Forecasting by liaoqinmei

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									Lecture 3: Basics of Macroeconomics
          Dr. Rajeev Dhawan
               Director


               Given to the
            EMBA 8400 Class
          South Class Room #600
             January 18, 2008
Basics of Macroeconomics

       Chapter 23
       The Economy’s Income &
             Expenditure
 For an economy as a whole, income must equal
  expenditure because:
   – Every transaction has a buyer and a seller.
   – Every dollar of spending by some buyer is a dollar of
     income for some seller.

 Gross domestic product (GDP) is a measure of the
  income and expenditures of an economy.

 It is the total market value of all final goods and
  services produced within a country in a given
  period of time.
   Simple Economy
Circular Flow Diagram
                                 MARKETS
                Revenue             FOR               Spending
                            GOODS AND SERVICES
               Goods            •Firms sell        Goods and
               and services     •Households buy    services
               sold                                bought




      FIRMS                                              HOUSEHOLDS
•Produce and sell                                      •Buy and consume
 goods and services                                     goods and services
•Hire and use factors                                  •Own and sell factors
 of production                                          of production




             Factors of         MARKETS            Labor, land,
             production            FOR             and capital
                          FACTORS OF PRODUCTION
        Wages, rent,            •Households sell    Income
        and profit              •Firms buy
                                                               = Flow of inputs
                                                                 and outputs
                                                               = Flow of dollars
         Definition of GDP
GDP is the market value of all final goods
 and services produced within a country in a
 given period of time.
               Definition of GDP
 “GDP is the Market Value . . .”
   – Output is valued at market prices.


 “. . . Of All Final . . .”
   – It records only the value of final goods, not intermediate
     goods (the value is counted only once).


 “. . . Goods and Services . . . “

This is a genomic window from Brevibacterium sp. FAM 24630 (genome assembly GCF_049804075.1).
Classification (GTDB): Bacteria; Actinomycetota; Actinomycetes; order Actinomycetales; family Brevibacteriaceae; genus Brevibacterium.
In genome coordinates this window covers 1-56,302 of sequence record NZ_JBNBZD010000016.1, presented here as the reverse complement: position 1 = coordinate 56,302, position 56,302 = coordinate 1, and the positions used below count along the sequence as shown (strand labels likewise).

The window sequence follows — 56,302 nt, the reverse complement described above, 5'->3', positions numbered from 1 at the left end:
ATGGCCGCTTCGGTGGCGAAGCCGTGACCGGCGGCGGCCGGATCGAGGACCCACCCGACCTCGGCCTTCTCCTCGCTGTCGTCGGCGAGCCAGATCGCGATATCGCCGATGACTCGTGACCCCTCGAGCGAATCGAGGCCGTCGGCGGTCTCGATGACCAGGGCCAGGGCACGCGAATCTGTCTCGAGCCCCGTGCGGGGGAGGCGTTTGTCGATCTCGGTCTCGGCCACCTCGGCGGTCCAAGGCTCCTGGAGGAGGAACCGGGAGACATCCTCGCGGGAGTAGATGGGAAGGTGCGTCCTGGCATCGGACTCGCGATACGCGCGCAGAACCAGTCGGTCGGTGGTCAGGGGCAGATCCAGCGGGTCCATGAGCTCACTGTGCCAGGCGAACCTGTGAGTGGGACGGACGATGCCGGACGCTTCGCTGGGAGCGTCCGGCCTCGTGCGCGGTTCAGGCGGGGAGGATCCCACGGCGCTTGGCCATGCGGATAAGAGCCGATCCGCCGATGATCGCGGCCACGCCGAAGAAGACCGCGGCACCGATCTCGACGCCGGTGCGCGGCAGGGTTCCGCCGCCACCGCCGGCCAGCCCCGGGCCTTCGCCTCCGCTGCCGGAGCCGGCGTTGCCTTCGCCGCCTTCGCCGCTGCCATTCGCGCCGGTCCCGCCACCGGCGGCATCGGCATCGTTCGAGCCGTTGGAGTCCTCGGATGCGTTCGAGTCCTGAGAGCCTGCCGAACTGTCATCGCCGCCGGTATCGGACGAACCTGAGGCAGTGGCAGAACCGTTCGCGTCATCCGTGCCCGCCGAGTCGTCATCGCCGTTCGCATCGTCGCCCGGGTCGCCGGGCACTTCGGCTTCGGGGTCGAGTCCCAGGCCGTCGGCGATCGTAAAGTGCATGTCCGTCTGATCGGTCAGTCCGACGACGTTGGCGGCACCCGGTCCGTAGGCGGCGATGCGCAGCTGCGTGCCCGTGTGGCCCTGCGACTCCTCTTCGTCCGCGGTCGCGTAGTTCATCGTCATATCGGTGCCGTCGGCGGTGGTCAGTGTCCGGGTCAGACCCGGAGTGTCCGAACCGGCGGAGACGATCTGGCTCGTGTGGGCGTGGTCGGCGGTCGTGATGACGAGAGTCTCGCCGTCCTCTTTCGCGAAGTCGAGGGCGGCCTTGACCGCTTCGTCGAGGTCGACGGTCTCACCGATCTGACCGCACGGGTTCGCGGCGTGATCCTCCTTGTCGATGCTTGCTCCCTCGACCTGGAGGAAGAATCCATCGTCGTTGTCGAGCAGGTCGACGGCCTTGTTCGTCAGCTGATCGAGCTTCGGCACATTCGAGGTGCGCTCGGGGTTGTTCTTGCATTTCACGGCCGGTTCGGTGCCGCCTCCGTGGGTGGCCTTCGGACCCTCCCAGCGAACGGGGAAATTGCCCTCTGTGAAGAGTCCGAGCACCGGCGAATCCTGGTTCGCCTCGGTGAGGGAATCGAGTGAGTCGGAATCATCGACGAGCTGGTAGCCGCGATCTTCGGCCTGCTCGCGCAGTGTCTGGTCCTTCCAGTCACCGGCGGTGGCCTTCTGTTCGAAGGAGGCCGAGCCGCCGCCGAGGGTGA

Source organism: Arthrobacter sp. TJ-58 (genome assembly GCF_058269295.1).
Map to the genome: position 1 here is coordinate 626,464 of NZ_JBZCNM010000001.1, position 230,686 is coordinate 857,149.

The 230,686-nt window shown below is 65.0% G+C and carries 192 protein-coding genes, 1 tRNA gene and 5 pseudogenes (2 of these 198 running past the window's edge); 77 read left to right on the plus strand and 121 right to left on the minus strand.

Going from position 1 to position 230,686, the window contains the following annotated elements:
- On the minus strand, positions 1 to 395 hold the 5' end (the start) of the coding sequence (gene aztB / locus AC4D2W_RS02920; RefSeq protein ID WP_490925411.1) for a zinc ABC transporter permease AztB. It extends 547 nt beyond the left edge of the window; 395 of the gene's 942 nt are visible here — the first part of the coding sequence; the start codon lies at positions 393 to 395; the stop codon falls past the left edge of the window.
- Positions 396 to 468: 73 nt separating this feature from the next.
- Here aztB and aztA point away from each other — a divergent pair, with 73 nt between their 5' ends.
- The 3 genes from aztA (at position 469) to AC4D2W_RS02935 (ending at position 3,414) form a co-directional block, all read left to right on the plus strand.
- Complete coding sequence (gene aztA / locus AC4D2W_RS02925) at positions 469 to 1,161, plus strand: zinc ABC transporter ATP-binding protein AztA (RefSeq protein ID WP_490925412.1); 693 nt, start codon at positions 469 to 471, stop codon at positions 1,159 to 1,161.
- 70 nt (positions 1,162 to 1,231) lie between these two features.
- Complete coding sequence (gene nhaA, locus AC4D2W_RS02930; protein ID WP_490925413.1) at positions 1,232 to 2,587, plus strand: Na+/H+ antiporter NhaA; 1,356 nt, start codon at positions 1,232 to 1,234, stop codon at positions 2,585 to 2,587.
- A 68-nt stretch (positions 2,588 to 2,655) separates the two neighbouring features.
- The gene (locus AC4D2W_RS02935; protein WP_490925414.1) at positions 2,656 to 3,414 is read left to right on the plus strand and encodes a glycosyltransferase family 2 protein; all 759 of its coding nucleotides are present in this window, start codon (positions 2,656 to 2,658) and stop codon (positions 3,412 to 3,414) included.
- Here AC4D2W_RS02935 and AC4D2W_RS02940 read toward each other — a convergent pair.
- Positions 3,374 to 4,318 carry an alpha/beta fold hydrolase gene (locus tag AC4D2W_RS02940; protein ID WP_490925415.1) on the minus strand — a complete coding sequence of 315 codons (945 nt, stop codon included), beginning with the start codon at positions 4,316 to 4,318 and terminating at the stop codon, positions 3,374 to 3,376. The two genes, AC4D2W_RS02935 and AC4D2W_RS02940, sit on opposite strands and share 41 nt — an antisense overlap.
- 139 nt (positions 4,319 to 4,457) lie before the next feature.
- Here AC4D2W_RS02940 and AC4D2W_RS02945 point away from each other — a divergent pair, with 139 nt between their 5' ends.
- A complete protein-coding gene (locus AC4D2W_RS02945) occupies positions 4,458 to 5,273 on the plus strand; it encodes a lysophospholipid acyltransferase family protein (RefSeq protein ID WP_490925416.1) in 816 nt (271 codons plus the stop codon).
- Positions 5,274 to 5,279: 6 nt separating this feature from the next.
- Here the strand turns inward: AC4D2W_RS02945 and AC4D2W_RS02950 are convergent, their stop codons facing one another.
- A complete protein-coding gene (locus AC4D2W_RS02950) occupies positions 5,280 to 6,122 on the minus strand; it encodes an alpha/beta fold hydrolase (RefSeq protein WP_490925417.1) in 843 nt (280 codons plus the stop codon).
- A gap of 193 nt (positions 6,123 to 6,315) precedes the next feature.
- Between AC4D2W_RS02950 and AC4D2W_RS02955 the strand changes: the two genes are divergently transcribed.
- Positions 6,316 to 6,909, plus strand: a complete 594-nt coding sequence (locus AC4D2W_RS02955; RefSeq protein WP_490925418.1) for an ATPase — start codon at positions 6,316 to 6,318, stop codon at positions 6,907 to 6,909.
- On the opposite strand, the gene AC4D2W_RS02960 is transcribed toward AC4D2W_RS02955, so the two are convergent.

– It includes both tangible goods (food, clothing, cars) and
     intangible services (haircuts, housecleaning, doctor
     visits).
              Definition of GDP
 “. . . Produced . . .”
   – It includes goods and services currently produced, not
     transactions involving goods produced in the past.

 “ . . . Within a Country . . .”
   – It measures the value of production within the
     geographic confines of a country.
   –
 “. . . In a Given Period of Time.”
   – It measures the value of production that takes place
     within a specific interval of time, usually a year or a
     quarter (three months).
          Definition of GDP
What Is Not Counted in GDP?
  – GDP excludes most items that are produced and
    consumed at home and that never enter the
    marketplace.

  – It excludes items produced and sold illicitly,
    such as illegal drugs.
  GDP and Economic Well-Being
 GDP per person tells us the income and expenditure of the
  average person in the economy. Higher GDP per person
  indicates a higher standard of living.

 However…GDP is not a perfect measure of the happiness or
  quality of life.

 Some things that contribute to well-being are not included in
  GDP.
   – The value of leisure.
   – The value of a clean environment.
   – The value of almost all activity that takes place outside of
     markets, such as the value of the time parents spend with
     their children and the value of volunteer work.
Table 3 GDP and the Quality of Life
     NIPA Definition of GDP

     Y=C+I+G+NX
Y = GDP
C = Consumption
I = Investment
G = Government Purchases
NX = Net Exports = Exports-Imports
      NIPA Definition of GDP
 Consumption (C):
   – The spending by households on goods and services,
     with the exception of purchases of new housing.